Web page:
High school was kind of a gray area for me: I was at school physically, but mentally and emotionally I was light-years away. For some reason the principal must have seen something in me, even though I was a complete rebel, and he cut me slack in a lot of ways.
I could never overstate the importance of a musician’s need to develop his or her ear. Actually, I believe that developing a good “inner ear” — the art of being able to decipher musical components solely through listening — is the most important element in becoming a good musician.
Despite its diminutive size, Martin Guitar’s new Custom Shop LX1E Ed Sheeran Signature Edition guitar comes with several plusses. First there’s the + logo on the headstock and solid sapele top, a reference to the title of the English singer-songwriter’s Platinum-selling 2011 album, which spawned the mega-hits “Lego House,” “The A Team,” “Drunk” and “Give Me Love.”
Metallica’s 1983 debut, the explosive Kill ’Em All, taught a grateful world a lesson in unbridled thrashing fury. Since then, their sound has passed through numerous stages, but the guttural intensity that was the hallmark of the young Metallica remains the essence of the band today.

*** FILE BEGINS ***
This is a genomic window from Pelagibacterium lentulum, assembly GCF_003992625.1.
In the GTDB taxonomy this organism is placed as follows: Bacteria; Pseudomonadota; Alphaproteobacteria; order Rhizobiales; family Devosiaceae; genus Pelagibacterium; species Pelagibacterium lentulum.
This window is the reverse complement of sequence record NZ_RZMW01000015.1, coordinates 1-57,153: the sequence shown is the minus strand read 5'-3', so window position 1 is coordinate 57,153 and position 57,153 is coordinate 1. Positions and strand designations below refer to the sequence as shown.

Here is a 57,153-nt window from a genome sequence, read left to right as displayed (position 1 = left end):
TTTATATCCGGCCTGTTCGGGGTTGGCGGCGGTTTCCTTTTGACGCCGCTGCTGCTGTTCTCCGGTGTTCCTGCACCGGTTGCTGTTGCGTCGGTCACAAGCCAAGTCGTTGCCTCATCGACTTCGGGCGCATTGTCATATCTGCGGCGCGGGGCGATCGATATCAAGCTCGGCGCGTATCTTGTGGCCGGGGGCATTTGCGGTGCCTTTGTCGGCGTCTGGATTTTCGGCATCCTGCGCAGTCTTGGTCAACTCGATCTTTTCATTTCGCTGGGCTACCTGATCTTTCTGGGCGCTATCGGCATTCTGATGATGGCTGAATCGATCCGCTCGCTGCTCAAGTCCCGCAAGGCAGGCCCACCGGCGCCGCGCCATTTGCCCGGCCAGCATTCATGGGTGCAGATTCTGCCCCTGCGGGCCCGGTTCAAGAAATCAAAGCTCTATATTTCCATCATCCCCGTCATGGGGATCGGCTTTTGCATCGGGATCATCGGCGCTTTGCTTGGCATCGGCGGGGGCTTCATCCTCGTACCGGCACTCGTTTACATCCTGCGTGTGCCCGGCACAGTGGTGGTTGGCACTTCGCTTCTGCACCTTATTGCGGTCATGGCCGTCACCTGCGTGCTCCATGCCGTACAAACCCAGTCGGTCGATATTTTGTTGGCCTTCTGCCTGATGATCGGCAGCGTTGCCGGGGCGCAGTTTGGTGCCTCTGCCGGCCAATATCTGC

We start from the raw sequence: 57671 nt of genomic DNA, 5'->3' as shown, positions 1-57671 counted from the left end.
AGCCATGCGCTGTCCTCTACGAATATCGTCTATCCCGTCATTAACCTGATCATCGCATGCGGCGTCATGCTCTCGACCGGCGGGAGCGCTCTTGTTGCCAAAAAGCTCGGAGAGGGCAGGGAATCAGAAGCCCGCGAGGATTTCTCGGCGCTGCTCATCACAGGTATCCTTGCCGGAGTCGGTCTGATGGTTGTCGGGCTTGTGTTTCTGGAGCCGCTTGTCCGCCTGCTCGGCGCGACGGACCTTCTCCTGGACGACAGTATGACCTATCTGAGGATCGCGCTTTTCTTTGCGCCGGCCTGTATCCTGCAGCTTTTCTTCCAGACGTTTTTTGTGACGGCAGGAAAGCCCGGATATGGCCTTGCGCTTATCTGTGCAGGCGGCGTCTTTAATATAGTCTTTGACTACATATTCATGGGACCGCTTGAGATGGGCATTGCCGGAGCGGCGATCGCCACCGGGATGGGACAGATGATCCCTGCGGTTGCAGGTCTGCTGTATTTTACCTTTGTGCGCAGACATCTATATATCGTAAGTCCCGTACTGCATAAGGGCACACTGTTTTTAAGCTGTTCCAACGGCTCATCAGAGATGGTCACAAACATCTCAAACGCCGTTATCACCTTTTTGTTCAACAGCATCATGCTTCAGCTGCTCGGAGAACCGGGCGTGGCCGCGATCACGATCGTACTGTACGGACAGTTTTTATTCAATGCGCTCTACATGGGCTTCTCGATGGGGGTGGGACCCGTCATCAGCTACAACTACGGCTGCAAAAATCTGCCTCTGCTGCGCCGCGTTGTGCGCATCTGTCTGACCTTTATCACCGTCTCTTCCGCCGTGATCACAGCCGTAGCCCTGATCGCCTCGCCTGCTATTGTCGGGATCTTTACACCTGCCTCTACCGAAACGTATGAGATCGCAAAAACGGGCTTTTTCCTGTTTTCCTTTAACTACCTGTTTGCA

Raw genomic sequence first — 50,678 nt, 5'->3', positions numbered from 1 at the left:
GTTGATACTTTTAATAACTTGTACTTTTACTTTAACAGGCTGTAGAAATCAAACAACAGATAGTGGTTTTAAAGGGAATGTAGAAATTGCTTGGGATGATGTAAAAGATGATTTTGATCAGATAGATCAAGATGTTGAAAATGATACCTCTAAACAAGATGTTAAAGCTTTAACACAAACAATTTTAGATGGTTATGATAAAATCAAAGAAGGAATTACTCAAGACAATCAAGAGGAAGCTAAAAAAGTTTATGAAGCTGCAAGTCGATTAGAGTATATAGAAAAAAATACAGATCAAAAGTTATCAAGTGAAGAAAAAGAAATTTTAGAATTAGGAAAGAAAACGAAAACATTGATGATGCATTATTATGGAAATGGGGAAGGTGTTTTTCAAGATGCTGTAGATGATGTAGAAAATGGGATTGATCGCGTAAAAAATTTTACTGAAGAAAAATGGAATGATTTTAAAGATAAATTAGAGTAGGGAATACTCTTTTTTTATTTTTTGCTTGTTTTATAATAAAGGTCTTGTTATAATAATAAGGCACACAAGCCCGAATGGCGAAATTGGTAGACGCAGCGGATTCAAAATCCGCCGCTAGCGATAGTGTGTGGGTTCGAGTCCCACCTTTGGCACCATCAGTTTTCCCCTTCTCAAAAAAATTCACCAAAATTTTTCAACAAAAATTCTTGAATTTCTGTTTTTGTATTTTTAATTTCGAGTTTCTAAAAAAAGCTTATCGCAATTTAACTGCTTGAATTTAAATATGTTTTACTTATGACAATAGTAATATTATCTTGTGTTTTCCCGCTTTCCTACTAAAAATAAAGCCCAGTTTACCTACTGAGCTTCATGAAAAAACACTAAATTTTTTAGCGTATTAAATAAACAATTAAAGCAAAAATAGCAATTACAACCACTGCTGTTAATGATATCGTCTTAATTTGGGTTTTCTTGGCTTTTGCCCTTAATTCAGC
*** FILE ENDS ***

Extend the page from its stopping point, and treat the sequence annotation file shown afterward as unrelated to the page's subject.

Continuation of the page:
Stevie Ray Vaughan’s distinctive playing style is earmarked by equal parts pure power, intensity of focus, razor-sharp precision and deeply emotional conviction. And then there’s his tone—probably the best Stratocaster-derived sound ever evoked from the instrument.
It’s probably not a coincidence that effects such as wah pedals and fuzz boxes started appearing en masse about the same time that recreational drugs like marijuana and LSD became popular with rock musicians.
It’s not unusual to find a guitar with a “hockey stick” headstock, but a guitar made out of actual hockey sticks is an entirely different matter. For luthier and lifelong hockey fan John Burgess of London, Ontario, it made perfect sense to build a guitar body out of the implements, although doing it proved more difficult than scoring a goal against Henrik Lundqvist.